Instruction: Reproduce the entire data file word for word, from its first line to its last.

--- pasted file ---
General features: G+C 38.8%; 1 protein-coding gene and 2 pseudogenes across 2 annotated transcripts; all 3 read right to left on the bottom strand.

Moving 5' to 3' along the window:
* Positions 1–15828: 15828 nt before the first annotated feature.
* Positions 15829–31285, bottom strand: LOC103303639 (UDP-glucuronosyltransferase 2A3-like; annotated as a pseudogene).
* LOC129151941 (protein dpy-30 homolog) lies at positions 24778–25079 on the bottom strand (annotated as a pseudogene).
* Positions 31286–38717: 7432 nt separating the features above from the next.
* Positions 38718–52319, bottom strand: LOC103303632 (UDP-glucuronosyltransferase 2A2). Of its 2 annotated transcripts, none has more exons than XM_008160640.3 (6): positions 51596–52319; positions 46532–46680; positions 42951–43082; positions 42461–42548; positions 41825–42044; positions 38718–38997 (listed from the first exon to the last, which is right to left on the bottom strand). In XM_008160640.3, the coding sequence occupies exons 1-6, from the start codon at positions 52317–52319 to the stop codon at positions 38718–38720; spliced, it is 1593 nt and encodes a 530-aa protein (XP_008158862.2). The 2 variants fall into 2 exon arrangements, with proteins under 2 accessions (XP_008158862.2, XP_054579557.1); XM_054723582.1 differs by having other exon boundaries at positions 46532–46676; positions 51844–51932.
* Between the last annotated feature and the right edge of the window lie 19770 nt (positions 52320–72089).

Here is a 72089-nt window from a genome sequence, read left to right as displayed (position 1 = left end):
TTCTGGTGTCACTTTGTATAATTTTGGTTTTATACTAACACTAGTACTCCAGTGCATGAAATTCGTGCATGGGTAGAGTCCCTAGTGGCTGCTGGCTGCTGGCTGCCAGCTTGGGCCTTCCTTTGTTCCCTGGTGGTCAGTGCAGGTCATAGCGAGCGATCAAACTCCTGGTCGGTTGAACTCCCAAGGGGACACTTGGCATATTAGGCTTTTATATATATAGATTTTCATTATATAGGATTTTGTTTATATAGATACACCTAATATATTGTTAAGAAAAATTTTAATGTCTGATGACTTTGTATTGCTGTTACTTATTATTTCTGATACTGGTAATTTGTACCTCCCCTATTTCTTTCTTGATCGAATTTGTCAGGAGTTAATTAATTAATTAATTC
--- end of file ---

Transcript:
General features: G+C 38.8%; 1 protein-coding gene and 2 pseudogenes across 2 annotated transcripts; all 3 read right to left on the bottom strand.

Moving 5' to 3' along the window:
* Positions 1–15828: 15828 nt before the first annotated feature.
* Positions 15829–31285, bottom strand: LOC103303639 (UDP-glucuronosyltransferase 2A3-like; annotated as a pseudogene).
* LOC129151941 (protein dpy-30 homolog) lies at positions 24778–25079 on the bottom strand (annotated as a pseudogene).
* Positions 31286–38717: 7432 nt separating the features above from the next.
* Positions 38718–52319, bottom strand: LOC103303632 (UDP-glucuronosyltransferase 2A2). Of its 2 annotated transcripts, none has more exons than XM_008160640.3 (6): positions 51596–52319; positions 46532–46680; positions 42951–43082; positions 42461–42548; positions 41825–42044; positions 38718–38997 (listed from the first exon to the last, which is right to left on the bottom strand). In XM_008160640.3, the coding sequence occupies exons 1-6, from the start codon at positions 52317–52319 to the stop codon at positions 38718–38720; spliced, it is 1593 nt and encodes a 530-aa protein (XP_008158862.2). The 2 variants fall into 2 exon arrangements, with proteins under 2 accessions (XP_008158862.2, XP_054579557.1); XM_054723582.1 differs by having other exon boundaries at positions 46532–46676; positions 51844–51932.
* Between the last annotated feature and the right edge of the window lie 19770 nt (positions 52320–72089).

Here is a 72089-nt window from a genome sequence, read left to right as displayed (position 1 = left end):
TTCTGGTGTCACTTTGTATAATTTTGGTTTTATACTAACACTAGTACTCCAGTGCATGAAATTCGTGCATGGGTAGAGTCCCTAGTGGCTGCTGGCTGCTGGCTGCCAGCTTGGGCCTTCCTTTGTTCCCTGGTGGTCAGTGCAGGTCATAGCGAGCGATCAAACTCCTGGTCGGTTGAACTCCCAAGGGGACACTTGGCATATTAGGCTTTTATATATATAGATTTTCATTATATAGGATTTTGTTTATATAGATACACCTAATATATTGTTAAGAAAAATTTTAATGTCTGATGACTTTGTATTGCTGTTACTTATTATTTCTGATACTGGTAATTTGTACCTCCCCTATTTCTTTCTTGATCGAATTTGTCAGGAGTTAATTAATTAATTAATTC